First of all, The Drizzler wishes to express his sincere regrets over his inability to "go to press" with a December issue, but the Christmas rush at the post office was so heavy that it was an impossibility. But let's not tarry any longer 'cause I'm brimming with news. So if you're all tuned in, let's get to navigatin': Rufus (Nic) Freitag, who is still with the naval supply depot at Bayonne, N. J., has been promoted from lieutenant junior grade to the rank of a full-fledged lieutenant. Back there before his graduation from M. H. S. in 1924, "Nic" was a member of that tricky triumvirate which included Ted Burgy and Luke Lemon, the Washington township agricultural whizzards. . . Pfc. Armin Loeffel, who has been itching for service overseas, has finally received his wish and is now in England, having arrived there about two weeks ago. He is with an engineers' battalion. . . Pfc. Orville Anderson, shot thru the right shoulder by a German machine gun bullet while guarding a bridge near Paris Aug. 31, recently arrived at McCaw Gen. Hospital, Walla Walla, Wash., an institution which specializes in nerve conditions. Orville, who served with Gen. Patton's 3rd Army for 44 days before he was wounded, will soon submit to an operation to restore life to his right arm which is now paralyzed. Orville, a New Glarus boy, is the son-in-law of Conrad Elmer, Jr. . . residing west of Monticello. Here's hoping the operation is a complete success! . . Leo Felts, with the Marine Corps at Havana, Cuba, is glad to note that Frederick Voegeli, a member of the naval hospital corps at Bremerton, Wash., is in the same line of work as he is. Leo wants to be remembered to Eddie Zweifel, Carl Babler, "Boob" Kissling, "Cec" Wirth, Wilbert Marty, and the whole gang. He also promises to be "seeing you soon." Okay, Leo, I'm on the look-out for you. . . Pfc. Eddie Loeffel, who has been having a hard time keeping his girlish figure down somewhere near the 200-pound mark, has a distinction owned by few, if any, of his old Monticello high school pals. For the second time while traveling from island to island in the Southwest Pacific, his boat has been sunk by enemy action, but fortunately no lives were lost on either occasion. The second sinking occurred last month. And, ladies and gentlemen, take it from Eddie, a December "dunking" in the icy waters of the vast Pacific ocean isn't exactly what might be called fun. In the first sinking, Eddie lost his money and everything else because he had them locked in his locker. That made the "Big Boy" just a little bit peeved and he vowed, right then and there, that this was the last time the sharks were going to have a chance to play poker with Eddie Loeffel's lettuce leaves. Since then he's been carrying his currency buttoned in his uniform pockets. And so the last time Eddie took "the plunge," his dough didn't desert him. . . Thanks to you fellows scattered all over the world for those nice Christmas Greetings. They came from such far-away lands as England, France, Belgium, Germany, Italy, the Solomon Islands, and India. . . Raymond Zumkehr, stationed at Fort Lewis, Wash., dropped in on the Drizzler during his recent furlough home. Army life apparently agrees with Ray because he's looking tip-top. He's a great booster for The Drizzle and says his captain and lieutenant are among a group of his buddies who read it regularly. . . From Somewhere in Italy, Sgt. "Al" Baehler writes that he recently had a chance to see a "little of Pisa," but about the only object of interest he saw was the Leaning Tower. Parts of the city were badly damaged by artillery and aerial bombardment. "Al" says "Those Germans are really masters in destruction. I don't believe we crossed a bridge in our last move that hadn't been built by our army engineers. They are also fiendish at planting mines, but these don't hinder our soldiers so much because the army has boys who know how to handle them." . . . "Hoot" Wittwer, who is with the army air transport command making fine use of the great amount of valuable experience he obtained working for the Howard Aircraft corporation in Chicago, sends us an interesting picture of a quaint little native church where he attends services Somewhere in the Solomon Islands. Say, Hoot, how about another letter with a humorous description of some of your recent experiences? That one telling how you fed the fish every time you went aboard ship was a dandy. Those poor pisces must be getting awfully, awfully hungry with you ashore these many weeks. . . Capt. Norman B. Steussy, Somewhere in Italy, takes time off from a busy schedule to drop The Drizzler these few lines: "Keep the Drizzle coming as it sure is interesting. My fellow officers also enjoy it." Glad to hear it, Norman. And you can (be) sure I'll keep The Drizzle rolling right along in your direction. . . Corp. P. F. Blumer, the former local bee and honey king, recently landed in India after almost two months on the ocean. Say, Hoot, you should'uv been with P. F., think of how many more fish you could have fed on a long voyage like that! You'd probably be the fish-feeding champ of the whole world instead of just the Pacific. For a while Paul was stationed at Calcutta, then was flown by army transport plane to Bangalore which is considered the best camp in India. P. F. speaks of receiving a "very most welcome Drizzle which happened to be the October issue. Please keep sending it." You bet I will, Paul. . . Betty Jane Woelffer is back amid the familiar surroundings of her nurses training days, having recently accepted a position as surgical nurse in the Methodist Hospital at Madison. Betty, who assists in the operating room, is thrilled with her assignment. She began her duties Jan. 3rd. Prior to accepting the capital city position, Betty had spent five months on the nurses staff of the Mease Hospital at Dunedin, Fla. . . Lt. (jg) "Ed" Klassy, aboard the U.S.S. Williamson Somewhere in the Pacific, had a rare experience not so long ago. Way ahead of schedule, the Williamson was steaming along alone several hundred miles from the nearest land enroute to rendezvousing with another ship. The commanding officer ordered the "Willie" to stop, issued a swimming call, and in a few minutes, most of the crew were over the side and in the water. "It really didn't make a bit of difference, remarks "Ed", "But just the same it felt a little funny to realize there was nothing under me except water for over 30.000 feet." Remind you of the ol' pond, Ed?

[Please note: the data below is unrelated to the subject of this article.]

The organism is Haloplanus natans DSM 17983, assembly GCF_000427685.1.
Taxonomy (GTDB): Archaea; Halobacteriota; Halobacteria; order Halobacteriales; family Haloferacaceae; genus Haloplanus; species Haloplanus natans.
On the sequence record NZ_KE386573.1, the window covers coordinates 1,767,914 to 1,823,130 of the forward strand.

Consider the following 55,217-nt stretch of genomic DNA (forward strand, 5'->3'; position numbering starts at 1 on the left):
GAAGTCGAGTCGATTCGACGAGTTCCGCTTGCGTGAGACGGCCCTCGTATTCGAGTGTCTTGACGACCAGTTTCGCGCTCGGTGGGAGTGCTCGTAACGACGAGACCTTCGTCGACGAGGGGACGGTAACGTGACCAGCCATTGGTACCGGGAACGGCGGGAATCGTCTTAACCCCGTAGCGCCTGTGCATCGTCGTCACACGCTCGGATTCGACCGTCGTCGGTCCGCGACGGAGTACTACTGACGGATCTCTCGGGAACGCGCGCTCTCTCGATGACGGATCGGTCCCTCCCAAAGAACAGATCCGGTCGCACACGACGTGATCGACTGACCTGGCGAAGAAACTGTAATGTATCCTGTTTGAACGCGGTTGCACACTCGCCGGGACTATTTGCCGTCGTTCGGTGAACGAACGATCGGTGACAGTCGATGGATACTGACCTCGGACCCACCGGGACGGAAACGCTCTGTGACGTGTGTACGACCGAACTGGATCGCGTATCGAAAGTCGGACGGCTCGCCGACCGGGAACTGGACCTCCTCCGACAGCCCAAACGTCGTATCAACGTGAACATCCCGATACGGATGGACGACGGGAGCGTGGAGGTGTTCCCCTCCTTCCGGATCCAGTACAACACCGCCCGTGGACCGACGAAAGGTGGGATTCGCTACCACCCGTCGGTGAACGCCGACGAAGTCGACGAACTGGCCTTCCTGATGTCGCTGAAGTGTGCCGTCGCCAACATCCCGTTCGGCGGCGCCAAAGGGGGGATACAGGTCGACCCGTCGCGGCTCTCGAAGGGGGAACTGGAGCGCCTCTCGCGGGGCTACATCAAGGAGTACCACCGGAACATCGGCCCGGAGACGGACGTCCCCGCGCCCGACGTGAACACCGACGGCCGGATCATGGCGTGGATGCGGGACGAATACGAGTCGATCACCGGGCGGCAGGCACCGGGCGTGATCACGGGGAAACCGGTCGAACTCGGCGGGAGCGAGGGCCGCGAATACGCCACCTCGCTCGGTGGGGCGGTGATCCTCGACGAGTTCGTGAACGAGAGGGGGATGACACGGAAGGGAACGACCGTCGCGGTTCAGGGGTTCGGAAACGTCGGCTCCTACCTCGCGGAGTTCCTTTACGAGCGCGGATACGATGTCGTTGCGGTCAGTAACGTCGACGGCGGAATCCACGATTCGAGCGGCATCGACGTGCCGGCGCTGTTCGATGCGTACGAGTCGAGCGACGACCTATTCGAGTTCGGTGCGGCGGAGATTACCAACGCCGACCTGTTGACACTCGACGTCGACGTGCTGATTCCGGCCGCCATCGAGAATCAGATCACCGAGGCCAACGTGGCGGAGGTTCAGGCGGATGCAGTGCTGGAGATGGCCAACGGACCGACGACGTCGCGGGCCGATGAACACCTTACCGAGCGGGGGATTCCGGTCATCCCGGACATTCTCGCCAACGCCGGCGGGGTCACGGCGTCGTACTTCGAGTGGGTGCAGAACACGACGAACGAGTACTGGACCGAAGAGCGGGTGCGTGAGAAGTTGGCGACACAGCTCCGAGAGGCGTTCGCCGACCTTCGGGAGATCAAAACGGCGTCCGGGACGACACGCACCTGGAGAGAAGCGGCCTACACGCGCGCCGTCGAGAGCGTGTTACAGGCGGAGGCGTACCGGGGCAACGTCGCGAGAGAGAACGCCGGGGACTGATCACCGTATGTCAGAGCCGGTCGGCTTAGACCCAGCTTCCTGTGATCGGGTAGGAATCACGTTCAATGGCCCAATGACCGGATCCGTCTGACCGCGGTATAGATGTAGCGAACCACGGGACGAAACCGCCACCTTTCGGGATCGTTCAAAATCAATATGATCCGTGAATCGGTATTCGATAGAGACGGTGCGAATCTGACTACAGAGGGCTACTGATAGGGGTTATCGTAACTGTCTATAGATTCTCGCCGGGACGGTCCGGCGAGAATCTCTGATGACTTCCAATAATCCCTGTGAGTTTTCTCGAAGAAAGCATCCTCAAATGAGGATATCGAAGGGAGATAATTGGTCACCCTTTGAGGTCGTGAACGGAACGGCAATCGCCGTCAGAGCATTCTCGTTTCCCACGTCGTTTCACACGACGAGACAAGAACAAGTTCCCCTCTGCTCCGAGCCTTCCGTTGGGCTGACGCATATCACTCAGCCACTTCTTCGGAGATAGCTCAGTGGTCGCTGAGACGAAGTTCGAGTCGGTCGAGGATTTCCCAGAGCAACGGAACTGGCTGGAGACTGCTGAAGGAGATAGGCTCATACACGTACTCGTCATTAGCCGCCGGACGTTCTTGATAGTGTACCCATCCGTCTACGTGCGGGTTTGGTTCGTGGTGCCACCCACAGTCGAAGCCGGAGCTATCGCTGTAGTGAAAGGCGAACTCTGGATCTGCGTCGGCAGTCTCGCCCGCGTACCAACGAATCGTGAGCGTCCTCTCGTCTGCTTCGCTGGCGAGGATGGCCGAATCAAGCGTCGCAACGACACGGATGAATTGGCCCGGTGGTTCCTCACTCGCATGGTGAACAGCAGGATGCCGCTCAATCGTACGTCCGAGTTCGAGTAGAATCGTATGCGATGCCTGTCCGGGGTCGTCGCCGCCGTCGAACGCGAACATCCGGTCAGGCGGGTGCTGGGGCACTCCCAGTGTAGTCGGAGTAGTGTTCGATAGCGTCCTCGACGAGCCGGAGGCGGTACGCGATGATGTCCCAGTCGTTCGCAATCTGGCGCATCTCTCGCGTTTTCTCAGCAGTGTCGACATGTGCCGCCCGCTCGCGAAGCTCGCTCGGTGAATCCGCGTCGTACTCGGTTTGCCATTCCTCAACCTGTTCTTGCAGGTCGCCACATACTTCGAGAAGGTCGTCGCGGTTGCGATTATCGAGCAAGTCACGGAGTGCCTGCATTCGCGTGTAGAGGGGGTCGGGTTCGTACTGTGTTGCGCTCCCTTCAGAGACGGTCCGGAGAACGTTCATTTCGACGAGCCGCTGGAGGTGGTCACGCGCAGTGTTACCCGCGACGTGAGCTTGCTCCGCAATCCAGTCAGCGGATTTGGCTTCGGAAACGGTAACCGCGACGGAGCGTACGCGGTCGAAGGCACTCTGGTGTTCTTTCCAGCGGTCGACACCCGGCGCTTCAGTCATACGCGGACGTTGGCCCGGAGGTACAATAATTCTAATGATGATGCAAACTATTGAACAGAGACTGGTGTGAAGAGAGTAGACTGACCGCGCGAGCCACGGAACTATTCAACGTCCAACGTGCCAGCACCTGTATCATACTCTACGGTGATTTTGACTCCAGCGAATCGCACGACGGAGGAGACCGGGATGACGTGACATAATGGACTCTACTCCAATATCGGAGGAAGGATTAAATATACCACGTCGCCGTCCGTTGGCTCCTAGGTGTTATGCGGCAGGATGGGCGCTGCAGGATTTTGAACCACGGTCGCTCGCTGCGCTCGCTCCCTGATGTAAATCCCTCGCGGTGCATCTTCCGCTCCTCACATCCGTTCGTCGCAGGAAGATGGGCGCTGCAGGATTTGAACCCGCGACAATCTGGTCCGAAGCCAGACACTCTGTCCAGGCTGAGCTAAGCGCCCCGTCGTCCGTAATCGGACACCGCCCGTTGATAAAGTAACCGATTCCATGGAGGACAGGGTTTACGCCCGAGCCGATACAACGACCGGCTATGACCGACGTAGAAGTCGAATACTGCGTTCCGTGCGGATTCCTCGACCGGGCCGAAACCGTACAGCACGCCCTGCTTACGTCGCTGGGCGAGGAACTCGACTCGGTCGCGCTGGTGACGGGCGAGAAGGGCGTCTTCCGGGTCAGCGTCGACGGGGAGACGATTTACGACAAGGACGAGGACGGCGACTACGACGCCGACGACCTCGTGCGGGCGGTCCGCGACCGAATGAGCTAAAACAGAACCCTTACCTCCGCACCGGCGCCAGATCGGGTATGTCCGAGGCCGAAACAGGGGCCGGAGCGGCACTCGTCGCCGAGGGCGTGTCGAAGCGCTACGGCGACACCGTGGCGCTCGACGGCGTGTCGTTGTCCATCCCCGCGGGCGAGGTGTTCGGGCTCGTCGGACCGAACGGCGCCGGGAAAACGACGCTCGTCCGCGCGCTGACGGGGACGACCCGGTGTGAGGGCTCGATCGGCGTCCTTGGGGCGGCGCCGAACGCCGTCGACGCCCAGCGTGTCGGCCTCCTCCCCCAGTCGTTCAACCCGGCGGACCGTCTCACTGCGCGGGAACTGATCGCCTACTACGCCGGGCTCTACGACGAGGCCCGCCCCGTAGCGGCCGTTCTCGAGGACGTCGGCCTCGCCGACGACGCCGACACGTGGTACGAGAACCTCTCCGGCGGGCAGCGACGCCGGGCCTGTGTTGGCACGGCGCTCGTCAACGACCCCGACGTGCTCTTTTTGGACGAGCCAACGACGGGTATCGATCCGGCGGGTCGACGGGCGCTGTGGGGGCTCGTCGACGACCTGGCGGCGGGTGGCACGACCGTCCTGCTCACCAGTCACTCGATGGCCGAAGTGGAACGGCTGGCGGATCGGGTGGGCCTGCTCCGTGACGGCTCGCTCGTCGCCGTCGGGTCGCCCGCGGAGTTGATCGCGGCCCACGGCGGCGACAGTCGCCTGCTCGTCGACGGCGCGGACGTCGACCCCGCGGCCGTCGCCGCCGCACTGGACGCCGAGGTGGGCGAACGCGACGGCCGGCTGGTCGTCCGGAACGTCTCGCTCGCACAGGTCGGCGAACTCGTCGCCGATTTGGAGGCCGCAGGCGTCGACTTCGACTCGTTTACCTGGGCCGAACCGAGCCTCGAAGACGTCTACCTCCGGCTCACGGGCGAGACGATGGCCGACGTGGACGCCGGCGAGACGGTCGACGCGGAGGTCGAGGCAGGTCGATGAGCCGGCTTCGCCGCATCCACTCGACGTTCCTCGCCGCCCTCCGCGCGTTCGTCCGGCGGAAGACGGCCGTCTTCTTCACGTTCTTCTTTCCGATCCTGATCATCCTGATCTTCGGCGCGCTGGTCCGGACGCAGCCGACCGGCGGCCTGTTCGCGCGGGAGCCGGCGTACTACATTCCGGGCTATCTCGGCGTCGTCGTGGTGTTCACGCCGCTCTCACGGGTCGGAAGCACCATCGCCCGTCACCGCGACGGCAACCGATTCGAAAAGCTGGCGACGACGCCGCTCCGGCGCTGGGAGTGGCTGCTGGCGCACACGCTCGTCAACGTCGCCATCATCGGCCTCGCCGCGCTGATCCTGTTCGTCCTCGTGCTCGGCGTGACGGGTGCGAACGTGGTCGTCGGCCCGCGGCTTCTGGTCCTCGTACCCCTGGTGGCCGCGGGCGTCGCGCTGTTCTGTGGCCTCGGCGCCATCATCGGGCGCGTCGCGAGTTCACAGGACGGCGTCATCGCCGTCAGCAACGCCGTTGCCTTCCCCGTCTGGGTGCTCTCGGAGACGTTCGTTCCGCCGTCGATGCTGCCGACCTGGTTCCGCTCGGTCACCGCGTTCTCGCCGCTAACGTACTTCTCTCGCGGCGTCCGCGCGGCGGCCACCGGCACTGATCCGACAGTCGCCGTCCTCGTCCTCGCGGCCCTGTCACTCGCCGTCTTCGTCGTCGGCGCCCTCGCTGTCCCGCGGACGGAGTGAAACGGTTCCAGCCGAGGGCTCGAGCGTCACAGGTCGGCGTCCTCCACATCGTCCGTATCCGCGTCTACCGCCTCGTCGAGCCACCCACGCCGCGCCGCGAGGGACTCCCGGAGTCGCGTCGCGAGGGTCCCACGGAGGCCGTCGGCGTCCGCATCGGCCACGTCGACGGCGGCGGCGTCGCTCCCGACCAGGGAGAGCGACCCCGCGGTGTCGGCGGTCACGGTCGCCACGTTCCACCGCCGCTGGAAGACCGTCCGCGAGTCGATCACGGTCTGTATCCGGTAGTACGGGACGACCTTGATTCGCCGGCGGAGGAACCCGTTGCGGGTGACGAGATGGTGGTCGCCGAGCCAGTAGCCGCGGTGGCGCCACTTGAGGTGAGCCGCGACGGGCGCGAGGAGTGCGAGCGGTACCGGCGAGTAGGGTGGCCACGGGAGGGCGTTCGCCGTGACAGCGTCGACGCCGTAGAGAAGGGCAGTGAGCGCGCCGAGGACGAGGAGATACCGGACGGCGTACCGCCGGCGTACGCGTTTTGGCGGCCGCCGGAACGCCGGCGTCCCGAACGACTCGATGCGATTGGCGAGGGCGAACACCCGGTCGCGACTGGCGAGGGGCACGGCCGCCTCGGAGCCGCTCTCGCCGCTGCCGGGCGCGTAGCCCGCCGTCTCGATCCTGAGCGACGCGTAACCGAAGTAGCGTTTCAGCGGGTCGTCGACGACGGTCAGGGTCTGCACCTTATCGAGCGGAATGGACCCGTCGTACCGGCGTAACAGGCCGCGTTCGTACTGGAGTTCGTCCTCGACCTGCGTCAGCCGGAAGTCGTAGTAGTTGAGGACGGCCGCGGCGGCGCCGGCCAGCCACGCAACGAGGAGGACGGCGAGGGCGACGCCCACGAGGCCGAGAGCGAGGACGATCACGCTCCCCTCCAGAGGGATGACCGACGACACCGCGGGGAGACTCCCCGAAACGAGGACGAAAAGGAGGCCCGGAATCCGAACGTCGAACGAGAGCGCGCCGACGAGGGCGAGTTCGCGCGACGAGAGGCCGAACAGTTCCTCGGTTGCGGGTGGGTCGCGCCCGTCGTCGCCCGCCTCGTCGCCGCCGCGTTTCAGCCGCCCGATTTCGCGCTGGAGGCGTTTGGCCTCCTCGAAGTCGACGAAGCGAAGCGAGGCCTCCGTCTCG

Veteran of 35 missions over Europe and holder of the Distinguished Flying Cross and Air Medal with three Oak Leaf Clusters, S/Sgt. Roger Foster, tail gunner on the B-24 Liberator Bomber, "Dog Face," is now in Port Washington visiting his parents, Mr. and Mrs. E. W. Foster. His father, "Fos," is well remembered here as Monticello high school principal and athletic coach for many years and his mother as the former Zoe Hancock. "Rog," who starred in the pole vault and broad jump on the University of Wisconsin track team before entering service a little over two years ago, participated in raids over Kiel, Bremen, Paris airfields, Munich, Aschersleben, and enemy military installations in support of Allied ground forces now fighting in Germany. He received his wings at Tyndall Field, Fla., and completed his combat training at Tucson, Arizona, and Pueblo, Colo. On Feb. 1st, he reports at Miami Beach, Fla., for reclassification and reassignment. At the U. W., "Rog" was an associate of such notable Monticello sensations of sorority row as Capt. "Doc" (The Answer Man) Youngreen, whose mental achievements won him numerous academic honors; Capt. P. Emil Voegeli of England, the former Duke of Langdon Street; Carl (Babs) Babler, the Pride of the Pacific, and Lt. Dauntless Dick Schoonover, who slowed down his brisk military stride long enough on his last furlough home to conform with the slower, more measured tempo of the wedding march which he performed with attractive Alice Dushold of Milwaukee in the culmination of a university romance.